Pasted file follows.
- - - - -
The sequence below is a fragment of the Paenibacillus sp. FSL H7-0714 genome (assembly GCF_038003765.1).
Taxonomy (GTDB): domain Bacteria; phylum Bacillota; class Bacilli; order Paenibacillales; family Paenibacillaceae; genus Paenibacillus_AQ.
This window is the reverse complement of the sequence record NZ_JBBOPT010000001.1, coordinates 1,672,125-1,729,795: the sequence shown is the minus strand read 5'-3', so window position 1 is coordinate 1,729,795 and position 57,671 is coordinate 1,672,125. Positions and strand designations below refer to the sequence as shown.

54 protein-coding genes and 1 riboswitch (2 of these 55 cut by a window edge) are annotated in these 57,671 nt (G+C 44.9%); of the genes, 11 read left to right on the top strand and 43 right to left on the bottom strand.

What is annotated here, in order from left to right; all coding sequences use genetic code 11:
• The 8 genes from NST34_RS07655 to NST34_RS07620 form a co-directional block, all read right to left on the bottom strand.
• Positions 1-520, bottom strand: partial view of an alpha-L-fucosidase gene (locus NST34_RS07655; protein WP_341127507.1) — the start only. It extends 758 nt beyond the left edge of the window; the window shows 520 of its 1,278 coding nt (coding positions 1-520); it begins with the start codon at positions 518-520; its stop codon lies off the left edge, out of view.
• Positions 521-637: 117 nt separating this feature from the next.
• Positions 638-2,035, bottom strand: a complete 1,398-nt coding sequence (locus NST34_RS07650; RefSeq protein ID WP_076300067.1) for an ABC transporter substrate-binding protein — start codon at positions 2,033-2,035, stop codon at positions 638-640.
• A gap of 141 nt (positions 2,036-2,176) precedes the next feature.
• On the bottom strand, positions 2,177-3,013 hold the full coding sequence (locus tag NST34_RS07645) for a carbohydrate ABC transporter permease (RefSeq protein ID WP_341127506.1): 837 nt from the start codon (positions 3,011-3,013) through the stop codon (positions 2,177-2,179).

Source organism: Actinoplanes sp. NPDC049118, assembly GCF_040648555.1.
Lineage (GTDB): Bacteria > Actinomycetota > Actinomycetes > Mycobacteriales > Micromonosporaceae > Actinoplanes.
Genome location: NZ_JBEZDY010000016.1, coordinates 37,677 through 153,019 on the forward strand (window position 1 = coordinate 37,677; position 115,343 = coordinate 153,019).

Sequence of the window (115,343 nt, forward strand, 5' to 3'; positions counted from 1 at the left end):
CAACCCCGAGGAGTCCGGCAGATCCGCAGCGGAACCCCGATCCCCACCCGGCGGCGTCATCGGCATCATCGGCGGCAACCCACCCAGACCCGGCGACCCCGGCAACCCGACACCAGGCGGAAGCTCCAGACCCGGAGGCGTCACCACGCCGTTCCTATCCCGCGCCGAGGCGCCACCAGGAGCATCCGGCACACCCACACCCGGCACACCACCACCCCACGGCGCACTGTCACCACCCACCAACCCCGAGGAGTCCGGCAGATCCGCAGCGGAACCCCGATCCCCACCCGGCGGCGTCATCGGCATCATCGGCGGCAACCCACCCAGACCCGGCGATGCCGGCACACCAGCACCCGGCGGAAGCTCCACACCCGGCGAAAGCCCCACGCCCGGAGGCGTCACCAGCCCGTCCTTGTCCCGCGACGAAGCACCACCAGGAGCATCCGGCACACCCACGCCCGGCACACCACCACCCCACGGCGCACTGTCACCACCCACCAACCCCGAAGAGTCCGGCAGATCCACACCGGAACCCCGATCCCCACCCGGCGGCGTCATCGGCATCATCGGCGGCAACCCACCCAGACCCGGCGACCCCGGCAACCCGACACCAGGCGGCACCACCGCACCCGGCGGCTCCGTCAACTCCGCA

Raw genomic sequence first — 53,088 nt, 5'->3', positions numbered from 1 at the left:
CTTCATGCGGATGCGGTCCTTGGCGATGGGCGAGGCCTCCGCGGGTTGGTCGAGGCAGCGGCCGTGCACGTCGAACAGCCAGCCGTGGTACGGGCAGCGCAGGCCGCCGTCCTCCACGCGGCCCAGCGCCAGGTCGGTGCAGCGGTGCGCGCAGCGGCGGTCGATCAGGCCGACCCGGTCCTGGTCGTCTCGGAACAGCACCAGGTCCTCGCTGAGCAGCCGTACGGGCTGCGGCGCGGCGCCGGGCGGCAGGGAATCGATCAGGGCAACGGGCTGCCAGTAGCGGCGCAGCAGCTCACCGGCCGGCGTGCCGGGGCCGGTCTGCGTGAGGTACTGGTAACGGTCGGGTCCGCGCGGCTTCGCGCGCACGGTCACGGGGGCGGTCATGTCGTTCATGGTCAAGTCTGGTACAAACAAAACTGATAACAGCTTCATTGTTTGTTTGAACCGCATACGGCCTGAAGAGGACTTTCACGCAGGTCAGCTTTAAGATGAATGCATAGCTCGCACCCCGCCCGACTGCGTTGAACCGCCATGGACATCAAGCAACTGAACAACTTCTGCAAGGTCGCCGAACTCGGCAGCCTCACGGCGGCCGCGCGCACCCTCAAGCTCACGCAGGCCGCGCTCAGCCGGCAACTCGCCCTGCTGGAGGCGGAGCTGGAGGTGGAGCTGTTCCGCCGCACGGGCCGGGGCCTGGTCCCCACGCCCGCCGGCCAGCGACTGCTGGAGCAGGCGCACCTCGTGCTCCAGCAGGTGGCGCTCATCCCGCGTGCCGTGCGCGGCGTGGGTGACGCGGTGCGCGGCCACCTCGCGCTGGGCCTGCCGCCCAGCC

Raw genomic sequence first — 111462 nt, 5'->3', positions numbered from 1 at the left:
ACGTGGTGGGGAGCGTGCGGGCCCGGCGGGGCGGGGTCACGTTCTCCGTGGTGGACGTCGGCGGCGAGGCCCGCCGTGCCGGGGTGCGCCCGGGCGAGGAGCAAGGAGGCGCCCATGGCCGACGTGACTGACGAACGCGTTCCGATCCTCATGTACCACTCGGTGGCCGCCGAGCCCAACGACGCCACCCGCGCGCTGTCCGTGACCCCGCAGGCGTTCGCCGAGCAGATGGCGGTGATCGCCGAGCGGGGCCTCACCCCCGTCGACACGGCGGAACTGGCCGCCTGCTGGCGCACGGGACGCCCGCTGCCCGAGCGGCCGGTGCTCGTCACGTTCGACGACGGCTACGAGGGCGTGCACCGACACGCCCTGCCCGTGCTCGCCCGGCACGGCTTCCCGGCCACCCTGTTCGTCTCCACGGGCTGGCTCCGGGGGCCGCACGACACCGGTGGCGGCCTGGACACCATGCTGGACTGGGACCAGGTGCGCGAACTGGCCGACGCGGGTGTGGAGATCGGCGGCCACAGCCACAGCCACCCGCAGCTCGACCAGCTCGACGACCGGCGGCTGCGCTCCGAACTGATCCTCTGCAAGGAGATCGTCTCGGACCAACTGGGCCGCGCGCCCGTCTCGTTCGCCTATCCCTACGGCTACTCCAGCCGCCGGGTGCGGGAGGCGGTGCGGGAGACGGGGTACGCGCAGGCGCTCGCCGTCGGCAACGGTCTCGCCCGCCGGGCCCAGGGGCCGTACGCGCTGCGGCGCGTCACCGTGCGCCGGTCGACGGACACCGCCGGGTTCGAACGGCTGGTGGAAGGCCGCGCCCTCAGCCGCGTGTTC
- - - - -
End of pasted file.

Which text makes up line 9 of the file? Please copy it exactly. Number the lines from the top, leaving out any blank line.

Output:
• Positions 638-2,035, bottom strand: a complete 1,398-nt coding sequence (locus NST34_RS07650; RefSeq protein ID WP_076300067.1) for an ABC transporter substrate-binding protein — start codon at positions 2,033-2,035, stop codon at positions 638-640.